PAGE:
EWTN Catholic Q&A
when insurance doesn't cover
Question from just wondering on 11-24-2012:

Can cost be a morally acceptable factor for a family to decide to remove someone from a ventilator? If the patient doesn't have enough insurance and the spouse or parent would have to sell their home or give all their retirement savings to continue a ventilator, is it morally acceptable for the family to allow the stopping of the ventilator? Should families give all they have or can this make the situation extraordinary care?

Answer by Judie Brown on 11-28-2012:

Dear Just Wondering

While you are painting a worse case scenario, the fundamental answer to your question is found in the Vatican document on euthanasia, where ordinary versus extraordinary care is defined. http://www.vatican.va/roman_curia/congregations/cfaith/documents/rc_con_cfaith_doc_198 00505_euthanasia_en.html

I quote:

"... it will be possible to make a correct judgment as to the means by studying the type of treatment to be used, its degree of complexity or risk, its cost and the possibilities of using it, and comparing these elements with the result that can be expected, taking into account the state of the sick person and his or her physical and moral resources. In order to facilitate the application of these general principles, the following clarifications can be added: - If there are no other sufficient remedies, it is permitted, with the patient's consent, to have recourse to the means provided by the most advanced medical techniques, even if these means are still at the experimental stage and are not without a certain risk. By accepting them, the patient can even show generosity in the service of humanity. - It is also permitted, with the patient's consent, to interrupt these means, where the results fall short of expectations. But for such a decision to be made, account will have to be taken of the reasonable wishes of the patient and the patient's family, as also of the advice of the doctors who are specially competent in the matter. The latter may in particular judge that the investment in instruments and personnel is disproportionate to the results foreseen; they may also judge that the techniques applied impose on the patient strain or suffering out of proportion with the benefits which he or she may gain from such techniques. - It is also permissible to make do with the normal means that medicine can offer. Therefore one cannot impose on anyone the obligation to have recourse to a technique which is already in use but which carries a risk or is burdensome. Such a refusal is not the equivalent of suicide; on the contrary, it should be considered as an acceptance of the human condition, or a wish to avoid the application of a medical procedure disproportionate to the results that can be expected, or a desire not to impose excessive expense on the family or the community. - When inevitable death is imminent in spite of the means used, it is permitted in conscience to take the decision to refuse forms of treatment that would only secure a precarious and burdensome prolongation of life, so long as the normal care due to the sick person in similar cases is not interrupted. In such circumstances the doctor has no reason to reproach himself with failing to help the person in danger.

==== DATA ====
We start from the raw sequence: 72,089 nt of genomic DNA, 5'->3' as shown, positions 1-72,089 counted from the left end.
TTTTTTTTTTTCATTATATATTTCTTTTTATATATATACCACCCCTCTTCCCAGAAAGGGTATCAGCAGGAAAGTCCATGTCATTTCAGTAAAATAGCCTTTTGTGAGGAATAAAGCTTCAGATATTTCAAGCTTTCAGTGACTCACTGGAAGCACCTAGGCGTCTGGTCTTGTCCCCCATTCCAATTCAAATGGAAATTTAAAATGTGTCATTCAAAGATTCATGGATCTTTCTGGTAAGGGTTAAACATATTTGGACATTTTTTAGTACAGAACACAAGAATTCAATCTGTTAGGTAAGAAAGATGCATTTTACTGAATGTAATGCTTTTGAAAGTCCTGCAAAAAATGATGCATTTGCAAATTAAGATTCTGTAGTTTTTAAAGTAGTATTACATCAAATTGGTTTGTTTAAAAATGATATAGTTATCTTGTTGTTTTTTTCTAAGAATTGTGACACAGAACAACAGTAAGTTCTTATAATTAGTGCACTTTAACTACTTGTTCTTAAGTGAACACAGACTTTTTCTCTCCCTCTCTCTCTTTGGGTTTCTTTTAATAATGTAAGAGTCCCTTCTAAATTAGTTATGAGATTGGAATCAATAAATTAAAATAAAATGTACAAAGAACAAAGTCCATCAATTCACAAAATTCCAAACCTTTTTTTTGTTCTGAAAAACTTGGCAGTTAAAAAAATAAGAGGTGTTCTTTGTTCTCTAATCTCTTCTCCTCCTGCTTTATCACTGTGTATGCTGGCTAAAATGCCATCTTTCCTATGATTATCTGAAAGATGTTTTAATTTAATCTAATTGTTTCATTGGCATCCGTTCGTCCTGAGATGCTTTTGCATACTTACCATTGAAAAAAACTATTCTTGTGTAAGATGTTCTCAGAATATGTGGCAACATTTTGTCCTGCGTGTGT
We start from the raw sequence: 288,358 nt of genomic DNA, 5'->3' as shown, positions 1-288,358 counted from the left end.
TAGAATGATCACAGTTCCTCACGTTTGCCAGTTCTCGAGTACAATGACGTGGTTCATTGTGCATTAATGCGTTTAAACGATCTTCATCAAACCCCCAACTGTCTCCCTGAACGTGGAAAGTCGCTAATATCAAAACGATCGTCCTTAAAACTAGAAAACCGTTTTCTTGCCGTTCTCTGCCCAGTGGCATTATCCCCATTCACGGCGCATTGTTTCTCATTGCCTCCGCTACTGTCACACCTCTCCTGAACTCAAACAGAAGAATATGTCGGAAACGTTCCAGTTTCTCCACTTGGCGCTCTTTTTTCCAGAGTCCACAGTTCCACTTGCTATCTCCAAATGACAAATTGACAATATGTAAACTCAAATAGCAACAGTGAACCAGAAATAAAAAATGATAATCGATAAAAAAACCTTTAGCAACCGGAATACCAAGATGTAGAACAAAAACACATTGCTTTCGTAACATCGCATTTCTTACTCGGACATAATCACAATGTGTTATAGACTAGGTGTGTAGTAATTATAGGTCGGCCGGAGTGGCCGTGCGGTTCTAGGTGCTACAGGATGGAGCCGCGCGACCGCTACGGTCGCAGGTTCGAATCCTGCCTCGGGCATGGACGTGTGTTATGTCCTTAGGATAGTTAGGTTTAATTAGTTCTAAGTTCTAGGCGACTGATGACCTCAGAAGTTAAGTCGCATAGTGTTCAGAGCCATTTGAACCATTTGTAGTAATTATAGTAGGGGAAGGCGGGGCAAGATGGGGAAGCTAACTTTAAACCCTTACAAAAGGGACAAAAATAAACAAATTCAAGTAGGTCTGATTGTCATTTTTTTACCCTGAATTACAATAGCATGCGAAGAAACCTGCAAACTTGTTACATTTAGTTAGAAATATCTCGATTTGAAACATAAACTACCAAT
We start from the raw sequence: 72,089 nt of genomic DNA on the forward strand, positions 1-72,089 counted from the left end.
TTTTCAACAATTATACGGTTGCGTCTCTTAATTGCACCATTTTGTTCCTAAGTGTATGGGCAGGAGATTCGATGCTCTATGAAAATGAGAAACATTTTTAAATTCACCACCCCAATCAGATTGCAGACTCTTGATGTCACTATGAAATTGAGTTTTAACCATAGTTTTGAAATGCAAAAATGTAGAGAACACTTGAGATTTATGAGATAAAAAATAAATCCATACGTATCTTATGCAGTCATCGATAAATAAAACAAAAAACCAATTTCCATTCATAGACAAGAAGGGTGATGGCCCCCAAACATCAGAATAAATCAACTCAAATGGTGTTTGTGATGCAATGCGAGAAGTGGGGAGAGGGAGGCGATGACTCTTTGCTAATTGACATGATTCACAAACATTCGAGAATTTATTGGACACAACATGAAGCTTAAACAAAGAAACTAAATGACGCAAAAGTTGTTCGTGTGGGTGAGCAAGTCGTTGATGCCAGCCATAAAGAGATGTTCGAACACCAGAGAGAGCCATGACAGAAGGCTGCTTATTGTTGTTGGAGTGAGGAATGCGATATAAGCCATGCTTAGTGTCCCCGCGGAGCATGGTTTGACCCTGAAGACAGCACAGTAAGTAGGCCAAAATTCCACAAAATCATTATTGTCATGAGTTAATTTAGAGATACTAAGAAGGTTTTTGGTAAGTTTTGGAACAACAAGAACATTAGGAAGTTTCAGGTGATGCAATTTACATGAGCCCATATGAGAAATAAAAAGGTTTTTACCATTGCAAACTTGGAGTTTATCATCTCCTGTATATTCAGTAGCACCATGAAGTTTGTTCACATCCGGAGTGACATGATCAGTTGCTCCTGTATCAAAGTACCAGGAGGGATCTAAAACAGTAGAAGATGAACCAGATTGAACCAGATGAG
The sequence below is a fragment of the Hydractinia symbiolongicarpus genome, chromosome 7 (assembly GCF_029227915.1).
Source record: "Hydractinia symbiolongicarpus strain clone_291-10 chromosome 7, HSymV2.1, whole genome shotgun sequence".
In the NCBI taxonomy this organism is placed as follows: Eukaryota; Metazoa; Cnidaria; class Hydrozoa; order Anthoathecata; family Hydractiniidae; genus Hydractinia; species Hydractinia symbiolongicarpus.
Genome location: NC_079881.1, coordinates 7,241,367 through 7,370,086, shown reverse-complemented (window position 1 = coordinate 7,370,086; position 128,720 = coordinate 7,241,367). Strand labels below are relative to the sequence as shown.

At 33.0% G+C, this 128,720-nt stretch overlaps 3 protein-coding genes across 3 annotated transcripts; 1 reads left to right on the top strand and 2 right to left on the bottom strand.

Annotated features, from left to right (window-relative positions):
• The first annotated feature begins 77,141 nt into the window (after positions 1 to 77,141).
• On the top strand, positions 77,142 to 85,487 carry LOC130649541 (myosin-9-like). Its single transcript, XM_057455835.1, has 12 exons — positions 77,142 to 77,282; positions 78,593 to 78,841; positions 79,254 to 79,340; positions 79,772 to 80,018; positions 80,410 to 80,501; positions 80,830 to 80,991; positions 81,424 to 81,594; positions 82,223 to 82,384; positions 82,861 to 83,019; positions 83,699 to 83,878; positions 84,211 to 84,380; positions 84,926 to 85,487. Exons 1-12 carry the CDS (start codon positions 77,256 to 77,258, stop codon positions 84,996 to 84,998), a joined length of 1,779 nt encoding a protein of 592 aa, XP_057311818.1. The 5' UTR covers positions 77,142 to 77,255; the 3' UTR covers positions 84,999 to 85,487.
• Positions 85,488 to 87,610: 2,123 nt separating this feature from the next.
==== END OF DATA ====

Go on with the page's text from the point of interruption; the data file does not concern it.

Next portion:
Judie Brown